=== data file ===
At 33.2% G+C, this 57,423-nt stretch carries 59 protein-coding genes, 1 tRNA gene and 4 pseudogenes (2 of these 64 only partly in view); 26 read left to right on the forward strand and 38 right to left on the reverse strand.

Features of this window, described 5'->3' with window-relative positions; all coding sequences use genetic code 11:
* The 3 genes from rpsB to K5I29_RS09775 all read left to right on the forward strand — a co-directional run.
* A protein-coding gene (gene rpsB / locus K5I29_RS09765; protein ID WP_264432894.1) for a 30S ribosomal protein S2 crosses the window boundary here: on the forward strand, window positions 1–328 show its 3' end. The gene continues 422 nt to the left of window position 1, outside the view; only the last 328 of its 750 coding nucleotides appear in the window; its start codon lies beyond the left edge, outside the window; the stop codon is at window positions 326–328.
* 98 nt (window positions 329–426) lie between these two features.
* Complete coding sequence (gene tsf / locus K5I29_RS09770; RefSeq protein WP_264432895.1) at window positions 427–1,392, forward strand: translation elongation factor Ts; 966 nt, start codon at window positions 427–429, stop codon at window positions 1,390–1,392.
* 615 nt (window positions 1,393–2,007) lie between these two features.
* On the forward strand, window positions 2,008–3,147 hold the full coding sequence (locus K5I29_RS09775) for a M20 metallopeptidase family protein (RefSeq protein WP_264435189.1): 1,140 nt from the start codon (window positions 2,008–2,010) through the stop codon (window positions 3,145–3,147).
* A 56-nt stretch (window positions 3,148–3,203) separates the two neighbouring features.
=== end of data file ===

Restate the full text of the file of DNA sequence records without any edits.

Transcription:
At 33.2% G+C, this 57,423-nt stretch carries 59 protein-coding genes, 1 tRNA gene and 4 pseudogenes (2 of these 64 only partly in view); 26 read left to right on the forward strand and 38 right to left on the reverse strand.

Features of this window, described 5'->3' with window-relative positions; all coding sequences use genetic code 11:
* The 3 genes from rpsB to K5I29_RS09775 all read left to right on the forward strand — a co-directional run.
* A protein-coding gene (gene rpsB / locus K5I29_RS09765; protein ID WP_264432894.1) for a 30S ribosomal protein S2 crosses the window boundary here: on the forward strand, window positions 1–328 show its 3' end. The gene continues 422 nt to the left of window position 1, outside the view; only the last 328 of its 750 coding nucleotides appear in the window; its start codon lies beyond the left edge, outside the window; the stop codon is at window positions 326–328.
* 98 nt (window positions 329–426) lie between these two features.
* Complete coding sequence (gene tsf / locus K5I29_RS09770; RefSeq protein WP_264432895.1) at window positions 427–1,392, forward strand: translation elongation factor Ts; 966 nt, start codon at window positions 427–429, stop codon at window positions 1,390–1,392.
* 615 nt (window positions 1,393–2,007) lie between these two features.
* On the forward strand, window positions 2,008–3,147 hold the full coding sequence (locus K5I29_RS09775) for a M20 metallopeptidase family protein (RefSeq protein WP_264435189.1): 1,140 nt from the start codon (window positions 2,008–2,010) through the stop codon (window positions 3,145–3,147).
* A 56-nt stretch (window positions 3,148–3,203) separates the two neighbouring features.